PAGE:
Children with cerebral palsy can gain greater use of an impaired arm and hand with larger doses of Constraint-Induced Movement Therapy (CIMT) – without increasing stress for parents, according to a new study by researchers at Virginia Tech’s Fralin Biomedical Research Institute at VTC, UVA Children’s, The Ohio State University, and Nationwide Children’s Hospital.
The findings could have far-reaching impacts on treatment of children’s movement disorders.
Scientific findings have supported the benefits of pediatric CIMT, in which a child’s more functional arm and hand are constrained by a lightweight cast, a splint, or a mitt, while a trained therapist uses operant conditioning techniques individualized for each child. But little was known about whether the outcome of therapy was directly linked to the dosage of therapy or method of constraint.
Now, a study funded by the National Institutes of Health’s Eunice Kennedy Shriver National Institute of Child Health and Human Development and published Oct. 14 in Pediatrics shows that higher doses of CIMT therapy—20 three-hour sessions over four weeks—yield significant and lasting improvement in use of their arms and hands, especially in everyday functional activities. The Children with Hemiparesis Arm-and-hand Movement Project (CHAMP) study is the first to compare different dosage levels of the same type of CIMT intervention for similar children.
“CHAMP provides new findings that are practically useful for clinicians and families in choosing treatment likely to produce meaningful benefits for children with hemiparetic cerebral palsy,” said Sharon Landesman Ramey, Distinguished Research Scholar at the Fralin Biomedical Research Institute and professor of psychiatry, psychology, and neuroscience at Virginia Tech, who led the study and is the paper’s corresponding author.
The study focused on children with hemiparetic cerebral palsy (HCP), the most common childhood neuromotor disorder. Cerebral palsy affects one to four children per 1,000 in the United States, and about 40% of these children will develop hemiparesis—impaired voluntary control on one side of the body, according to the Centers for Disease Control and Prevention.
The study group included 118 children with HCP, two- to eight-years-old, at three sites—Roanoke and Charlottesville in Virginia and Columbus, Ohio. CHAMP randomized and assigned children to different CIMT treatment groups that varied in their dosage level (30 versus 60 hours in four weeks) and the type of constraint used (cast versus splint). These treatment groups were compared with a Usual and Customary Treatment group—that later was offered a form of CIMT as an ethical option for study participation.
The form of CIMT therapy, known as ACQUIREc, was developed by co-principal investigators Stephanie DeLuca and Ramey, who also co-direct the Fralin Biomedical Research Institute at VTC Neuromotor Research Clinic, along with Karen Echols and other colleagues at the University of Alabama at Birmingham.
The CHAMP study found that the higher intensity therapy sessions—three hours a day, five days a week for four weeks—significantly improved upper arm and hand abilities while a lower dosage of 30 hours per month (2.5-hour sessions, three days a week for four weeks) produced fewer gains. The children’s early improvements continued for at least six months after higher-intensity CIMT.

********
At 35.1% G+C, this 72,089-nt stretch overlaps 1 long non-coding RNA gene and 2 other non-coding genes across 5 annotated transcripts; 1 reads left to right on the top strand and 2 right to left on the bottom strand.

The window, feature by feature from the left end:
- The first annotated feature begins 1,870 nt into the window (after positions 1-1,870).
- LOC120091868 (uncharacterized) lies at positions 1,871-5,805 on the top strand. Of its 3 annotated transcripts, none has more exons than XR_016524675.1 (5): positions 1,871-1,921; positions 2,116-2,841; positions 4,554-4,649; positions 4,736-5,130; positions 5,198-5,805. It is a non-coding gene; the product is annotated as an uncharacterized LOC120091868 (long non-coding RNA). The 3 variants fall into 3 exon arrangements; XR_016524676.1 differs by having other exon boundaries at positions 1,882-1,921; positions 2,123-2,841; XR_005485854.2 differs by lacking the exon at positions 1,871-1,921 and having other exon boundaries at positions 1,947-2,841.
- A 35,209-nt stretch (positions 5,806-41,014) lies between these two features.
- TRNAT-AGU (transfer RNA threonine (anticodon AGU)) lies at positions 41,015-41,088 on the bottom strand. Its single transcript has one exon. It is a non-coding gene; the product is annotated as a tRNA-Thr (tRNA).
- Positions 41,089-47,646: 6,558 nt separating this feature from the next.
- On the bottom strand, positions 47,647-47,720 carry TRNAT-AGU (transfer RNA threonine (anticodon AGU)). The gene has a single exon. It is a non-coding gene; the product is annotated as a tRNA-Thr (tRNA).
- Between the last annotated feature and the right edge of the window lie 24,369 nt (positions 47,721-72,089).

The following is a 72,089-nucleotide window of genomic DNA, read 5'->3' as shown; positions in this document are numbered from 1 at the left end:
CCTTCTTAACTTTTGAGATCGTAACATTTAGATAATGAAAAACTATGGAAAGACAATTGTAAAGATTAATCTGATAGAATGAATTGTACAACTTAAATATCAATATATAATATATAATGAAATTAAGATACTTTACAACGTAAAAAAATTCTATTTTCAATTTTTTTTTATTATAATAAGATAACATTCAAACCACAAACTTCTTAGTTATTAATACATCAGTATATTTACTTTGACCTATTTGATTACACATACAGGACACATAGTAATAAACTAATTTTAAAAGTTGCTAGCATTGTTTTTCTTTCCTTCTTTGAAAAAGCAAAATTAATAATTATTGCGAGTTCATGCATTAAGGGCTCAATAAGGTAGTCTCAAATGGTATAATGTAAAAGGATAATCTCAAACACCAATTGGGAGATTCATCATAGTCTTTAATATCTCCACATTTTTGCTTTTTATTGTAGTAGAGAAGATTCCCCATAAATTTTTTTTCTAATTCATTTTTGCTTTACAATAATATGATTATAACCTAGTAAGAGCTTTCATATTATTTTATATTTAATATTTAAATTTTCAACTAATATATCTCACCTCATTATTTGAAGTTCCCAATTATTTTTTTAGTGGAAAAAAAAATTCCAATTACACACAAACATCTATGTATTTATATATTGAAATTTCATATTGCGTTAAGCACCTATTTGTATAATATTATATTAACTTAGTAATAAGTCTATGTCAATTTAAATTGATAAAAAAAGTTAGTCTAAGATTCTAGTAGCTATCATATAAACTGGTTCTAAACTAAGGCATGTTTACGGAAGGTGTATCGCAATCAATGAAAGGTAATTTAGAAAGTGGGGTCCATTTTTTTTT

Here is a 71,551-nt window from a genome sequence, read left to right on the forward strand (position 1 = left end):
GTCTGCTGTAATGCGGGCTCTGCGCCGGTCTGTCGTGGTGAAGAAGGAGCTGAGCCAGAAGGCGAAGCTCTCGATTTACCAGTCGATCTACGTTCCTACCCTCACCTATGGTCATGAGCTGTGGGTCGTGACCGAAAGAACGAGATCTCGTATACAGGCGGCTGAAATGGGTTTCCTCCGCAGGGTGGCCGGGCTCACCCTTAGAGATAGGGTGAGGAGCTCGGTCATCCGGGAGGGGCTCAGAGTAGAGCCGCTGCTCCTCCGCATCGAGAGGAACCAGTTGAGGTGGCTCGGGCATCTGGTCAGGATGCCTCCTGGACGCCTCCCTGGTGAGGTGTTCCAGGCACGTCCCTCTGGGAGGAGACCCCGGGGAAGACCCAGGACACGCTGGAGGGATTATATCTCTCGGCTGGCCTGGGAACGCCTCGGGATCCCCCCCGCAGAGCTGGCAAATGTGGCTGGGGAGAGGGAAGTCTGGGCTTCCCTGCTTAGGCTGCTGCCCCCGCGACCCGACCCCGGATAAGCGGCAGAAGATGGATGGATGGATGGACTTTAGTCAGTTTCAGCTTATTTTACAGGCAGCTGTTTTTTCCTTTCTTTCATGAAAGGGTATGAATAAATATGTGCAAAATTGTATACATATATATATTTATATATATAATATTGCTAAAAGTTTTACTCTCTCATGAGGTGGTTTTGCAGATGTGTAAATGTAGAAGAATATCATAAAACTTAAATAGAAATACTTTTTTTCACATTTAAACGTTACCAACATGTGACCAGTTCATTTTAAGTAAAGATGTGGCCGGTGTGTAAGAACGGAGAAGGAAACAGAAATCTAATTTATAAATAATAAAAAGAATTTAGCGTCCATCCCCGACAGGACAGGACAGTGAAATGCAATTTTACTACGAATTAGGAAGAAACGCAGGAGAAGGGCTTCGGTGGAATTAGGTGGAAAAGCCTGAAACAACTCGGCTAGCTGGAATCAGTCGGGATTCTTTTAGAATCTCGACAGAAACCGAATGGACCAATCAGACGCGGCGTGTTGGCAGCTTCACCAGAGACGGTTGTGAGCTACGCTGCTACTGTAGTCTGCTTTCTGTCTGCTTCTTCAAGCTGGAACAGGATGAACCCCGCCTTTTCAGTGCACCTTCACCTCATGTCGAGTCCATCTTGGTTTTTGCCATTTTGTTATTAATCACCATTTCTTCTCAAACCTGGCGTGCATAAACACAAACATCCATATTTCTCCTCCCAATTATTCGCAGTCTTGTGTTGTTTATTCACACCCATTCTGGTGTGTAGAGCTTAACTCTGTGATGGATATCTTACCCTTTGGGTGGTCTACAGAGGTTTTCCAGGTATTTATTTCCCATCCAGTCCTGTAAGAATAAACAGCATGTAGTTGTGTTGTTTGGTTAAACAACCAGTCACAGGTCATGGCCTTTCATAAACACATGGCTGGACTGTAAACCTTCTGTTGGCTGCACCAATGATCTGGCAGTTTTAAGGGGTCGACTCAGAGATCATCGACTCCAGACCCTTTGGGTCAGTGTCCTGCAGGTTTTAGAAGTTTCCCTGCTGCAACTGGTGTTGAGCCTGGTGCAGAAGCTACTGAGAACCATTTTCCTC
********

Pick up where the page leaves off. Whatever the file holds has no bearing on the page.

The therapy can be life-changing for children. Kim Hindery, whose daughter, Abigail, 6, was part of the study in Ohio, witnessed a dramatic difference during and then after the therapy.
“I could literally see her brain changing,” Hindery said. “I’ll never forget when she looked up at her hand and goes, ‘Oh!’—just mesmerized, like, ‘It exists!’ Being able to see a light bulb go off in your child’s head that you never thought you would see go off is priceless.”
Those benefits are well-known to DeLuca who has overseen delivery of ACQUIRE therapy to more than 500 children.
“The therapists are trained to ensure each child has many successes in every therapy session,” said DeLuca, who is an associate professor at the research institute and in pediatrics and neuroscience at Virginia Tech. “The child sees and feels their improvement and becomes an active partner in the therapy. ACQUIRE therapy increases children’s willingness to tackle new and difficult activities.”
The study shows parents who worried about the intensity of the therapy and use of the cast that they should have little concern. The study also unexpectedly showed that that Usual and Customary Treatment benefited children more than it did in the past, which Landesman Ramey said should be reassuring to parents whose children receive other forms of therapy.
“We have learned that even the higher CIMT intensity and the full-time cast are not stressful for the parents, and the children quickly adapt to constraint,” said Amy Darragh, professor and director of the Division of Occupational Therapy in the School of Health and Rehabilitation Sciences at Ohio State.
Richard Stevenson, professor of pediatrics and division head of Neurodevelopmental Behavioral Pediatrics at UVA Children’s, welcomed the study’s findings as potentially transformative for clinical therapy of these young children.
“The study had some unexpected findings. For example, while the type of constraint used on the stronger side may matter for some individual children, overall there was no significant difference between those who wore an arm cast 24/7 for 21 days and those who wore a part-arm splint only during therapy sessions,” Stevenson said.
Warren Lo, a clinical professor of neurology and pediatrics at The Ohio State University College of Medicineand Nationwide Children’s Hospital, agreed.
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